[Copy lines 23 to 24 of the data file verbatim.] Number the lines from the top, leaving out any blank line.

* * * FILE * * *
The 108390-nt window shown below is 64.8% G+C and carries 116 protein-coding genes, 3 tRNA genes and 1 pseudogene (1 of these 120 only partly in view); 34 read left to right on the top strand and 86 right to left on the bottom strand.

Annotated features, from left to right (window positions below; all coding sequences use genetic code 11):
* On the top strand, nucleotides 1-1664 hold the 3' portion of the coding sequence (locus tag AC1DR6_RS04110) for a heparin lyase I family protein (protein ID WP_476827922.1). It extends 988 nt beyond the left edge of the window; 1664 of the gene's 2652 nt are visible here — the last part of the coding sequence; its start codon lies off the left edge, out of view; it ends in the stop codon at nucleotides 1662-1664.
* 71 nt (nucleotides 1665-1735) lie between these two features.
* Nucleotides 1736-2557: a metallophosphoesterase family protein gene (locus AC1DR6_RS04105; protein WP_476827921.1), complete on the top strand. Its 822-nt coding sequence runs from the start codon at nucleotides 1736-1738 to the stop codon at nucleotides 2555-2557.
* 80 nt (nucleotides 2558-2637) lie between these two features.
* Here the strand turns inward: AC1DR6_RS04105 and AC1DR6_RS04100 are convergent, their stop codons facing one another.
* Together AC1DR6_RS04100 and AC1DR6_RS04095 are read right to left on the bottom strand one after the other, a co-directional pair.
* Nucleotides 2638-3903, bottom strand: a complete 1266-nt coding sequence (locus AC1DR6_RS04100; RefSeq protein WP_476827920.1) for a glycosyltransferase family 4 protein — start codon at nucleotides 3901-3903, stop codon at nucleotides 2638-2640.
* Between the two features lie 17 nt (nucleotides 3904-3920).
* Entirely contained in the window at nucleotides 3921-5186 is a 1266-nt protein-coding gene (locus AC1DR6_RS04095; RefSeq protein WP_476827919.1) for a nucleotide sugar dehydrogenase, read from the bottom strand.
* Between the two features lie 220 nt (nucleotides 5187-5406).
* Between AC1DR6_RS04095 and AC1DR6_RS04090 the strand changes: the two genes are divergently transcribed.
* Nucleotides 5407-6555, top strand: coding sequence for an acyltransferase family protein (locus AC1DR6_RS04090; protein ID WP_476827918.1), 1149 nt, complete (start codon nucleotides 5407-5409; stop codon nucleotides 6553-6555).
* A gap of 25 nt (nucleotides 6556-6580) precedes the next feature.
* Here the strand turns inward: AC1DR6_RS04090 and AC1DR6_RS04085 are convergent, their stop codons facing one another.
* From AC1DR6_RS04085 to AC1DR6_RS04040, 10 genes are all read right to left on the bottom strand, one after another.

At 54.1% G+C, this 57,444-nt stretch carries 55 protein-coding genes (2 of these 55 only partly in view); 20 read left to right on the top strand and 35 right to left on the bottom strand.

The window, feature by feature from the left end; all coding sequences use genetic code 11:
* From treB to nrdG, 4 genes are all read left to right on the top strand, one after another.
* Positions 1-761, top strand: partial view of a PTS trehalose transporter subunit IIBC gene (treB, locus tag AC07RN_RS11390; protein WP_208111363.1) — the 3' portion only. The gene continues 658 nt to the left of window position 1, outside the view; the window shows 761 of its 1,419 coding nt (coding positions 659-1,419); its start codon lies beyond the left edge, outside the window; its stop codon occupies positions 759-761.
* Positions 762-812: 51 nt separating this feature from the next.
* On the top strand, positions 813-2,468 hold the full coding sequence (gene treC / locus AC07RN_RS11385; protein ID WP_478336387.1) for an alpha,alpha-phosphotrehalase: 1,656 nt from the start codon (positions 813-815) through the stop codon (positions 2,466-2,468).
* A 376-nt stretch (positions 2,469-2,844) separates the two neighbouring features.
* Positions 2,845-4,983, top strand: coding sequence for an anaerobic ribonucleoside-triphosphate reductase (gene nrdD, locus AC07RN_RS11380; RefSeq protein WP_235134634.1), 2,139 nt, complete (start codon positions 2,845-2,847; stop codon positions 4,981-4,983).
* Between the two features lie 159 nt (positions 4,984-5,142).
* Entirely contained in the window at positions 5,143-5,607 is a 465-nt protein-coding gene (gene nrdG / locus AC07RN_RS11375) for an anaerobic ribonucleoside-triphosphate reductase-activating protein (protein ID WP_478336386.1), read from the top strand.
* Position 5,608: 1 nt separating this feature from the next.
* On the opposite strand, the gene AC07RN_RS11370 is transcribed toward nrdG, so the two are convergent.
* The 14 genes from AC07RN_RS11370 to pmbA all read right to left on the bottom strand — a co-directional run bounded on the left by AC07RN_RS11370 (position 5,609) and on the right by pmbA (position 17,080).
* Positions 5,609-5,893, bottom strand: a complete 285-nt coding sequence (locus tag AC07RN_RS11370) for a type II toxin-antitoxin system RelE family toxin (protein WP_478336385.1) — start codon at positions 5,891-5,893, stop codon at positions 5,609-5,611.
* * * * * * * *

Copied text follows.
* On the top strand, positions 813-2,468 hold the full coding sequence (gene treC / locus AC07RN_RS11385; protein ID WP_478336387.1) for an alpha,alpha-phosphotrehalase: 1,656 nt from the start codon (positions 813-815) through the stop codon (positions 2,466-2,468).
* A 376-nt stretch (positions 2,469-2,844) separates the two neighbouring features.